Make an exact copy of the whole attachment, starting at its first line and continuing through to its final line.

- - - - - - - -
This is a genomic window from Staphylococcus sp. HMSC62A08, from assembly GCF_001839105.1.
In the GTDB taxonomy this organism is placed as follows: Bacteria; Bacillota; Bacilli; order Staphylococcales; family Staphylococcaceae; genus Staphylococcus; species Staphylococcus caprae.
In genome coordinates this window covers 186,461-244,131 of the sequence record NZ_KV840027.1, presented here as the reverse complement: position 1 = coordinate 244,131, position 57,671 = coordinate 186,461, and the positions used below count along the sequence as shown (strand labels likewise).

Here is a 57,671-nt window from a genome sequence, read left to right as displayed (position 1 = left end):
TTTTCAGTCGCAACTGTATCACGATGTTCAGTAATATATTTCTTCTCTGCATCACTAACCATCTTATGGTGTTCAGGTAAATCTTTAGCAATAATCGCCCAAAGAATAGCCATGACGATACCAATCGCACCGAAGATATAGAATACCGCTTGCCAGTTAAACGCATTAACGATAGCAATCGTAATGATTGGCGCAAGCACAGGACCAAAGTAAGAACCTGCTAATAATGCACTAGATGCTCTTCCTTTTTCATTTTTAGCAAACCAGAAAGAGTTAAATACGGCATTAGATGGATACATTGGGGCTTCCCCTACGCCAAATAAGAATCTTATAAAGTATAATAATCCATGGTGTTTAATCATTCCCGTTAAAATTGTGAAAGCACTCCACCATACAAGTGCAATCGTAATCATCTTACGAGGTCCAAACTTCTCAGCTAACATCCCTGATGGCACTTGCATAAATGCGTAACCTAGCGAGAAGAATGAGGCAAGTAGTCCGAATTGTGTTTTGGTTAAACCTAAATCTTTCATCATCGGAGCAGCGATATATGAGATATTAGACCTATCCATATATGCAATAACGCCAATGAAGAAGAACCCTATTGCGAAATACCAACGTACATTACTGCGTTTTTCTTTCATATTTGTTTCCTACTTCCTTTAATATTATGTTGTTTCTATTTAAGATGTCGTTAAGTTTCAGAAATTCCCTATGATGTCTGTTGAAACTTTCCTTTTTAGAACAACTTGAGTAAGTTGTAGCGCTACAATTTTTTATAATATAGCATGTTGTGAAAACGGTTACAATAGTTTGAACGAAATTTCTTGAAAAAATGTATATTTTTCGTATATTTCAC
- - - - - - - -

This is a genomic window from Staphylococcus sp. HMSC62A08, from assembly GCF_001839105.1.
In the GTDB taxonomy this organism is placed as follows: Bacteria; Bacillota; Bacilli; order Staphylococcales; family Staphylococcaceae; genus Staphylococcus; species Staphylococcus caprae.
In genome coordinates this window covers 186,461-244,131 of the sequence record NZ_KV840027.1, presented here as the reverse complement: position 1 = coordinate 244,131, position 57,671 = coordinate 186,461, and the positions used below count along the sequence as shown (strand labels likewise).

Here is a 57,671-nt window from a genome sequence, read left to right as displayed (position 1 = left end):
TTTTCAGTCGCAACTGTATCACGATGTTCAGTAATATATTTCTTCTCTGCATCACTAACCATCTTATGGTGTTCAGGTAAATCTTTAGCAATAATCGCCCAAAGAATAGCCATGACGATACCAATCGCACCGAAGATATAGAATACCGCTTGCCAGTTAAACGCATTAACGATAGCAATCGTAATGATTGGCGCAAGCACAGGACCAAAGTAAGAACCTGCTAATAATGCACTAGATGCTCTTCCTTTTTCATTTTTAGCAAACCAGAAAGAGTTAAATACGGCATTAGATGGATACATTGGGGCTTCCCCTACGCCAAATAAGAATCTTATAAAGTATAATAATCCATGGTGTTTAATCATTCCCGTTAAAATTGTGAAAGCACTCCACCATACAAGTGCAATCGTAATCATCTTACGAGGTCCAAACTTCTCAGCTAACATCCCTGATGGCACTTGCATAAATGCGTAACCTAGCGAGAAGAATGAGGCAAGTAGTCCGAATTGTGTTTTGGTTAAACCTAAATCTTTCATCATCGGAGCAGCGATATATGAGATATTAGACCTATCCATATATGCAATAACGCCAATGAAGAAGAACCCTATTGCGAAATACCAACGTACATTACTGCGTTTTTCTTTCATATTTGTTTCCTACTTCCTTTAATATTATGTTGTTTCTATTTAAGATGTCGTTAAGTTTCAGAAATTCCCTATGATGTCTGTTGAAACTTTCCTTTTTAGAACAACTTGAGTAAGTTGTAGCGCTACAATTTTTTATAATATAGCATGTTGTGAAAACGGTTACAATAGTTTGAACGAAATTTCTTGAAAAAATGTATATTTTTCGTATATTTCAC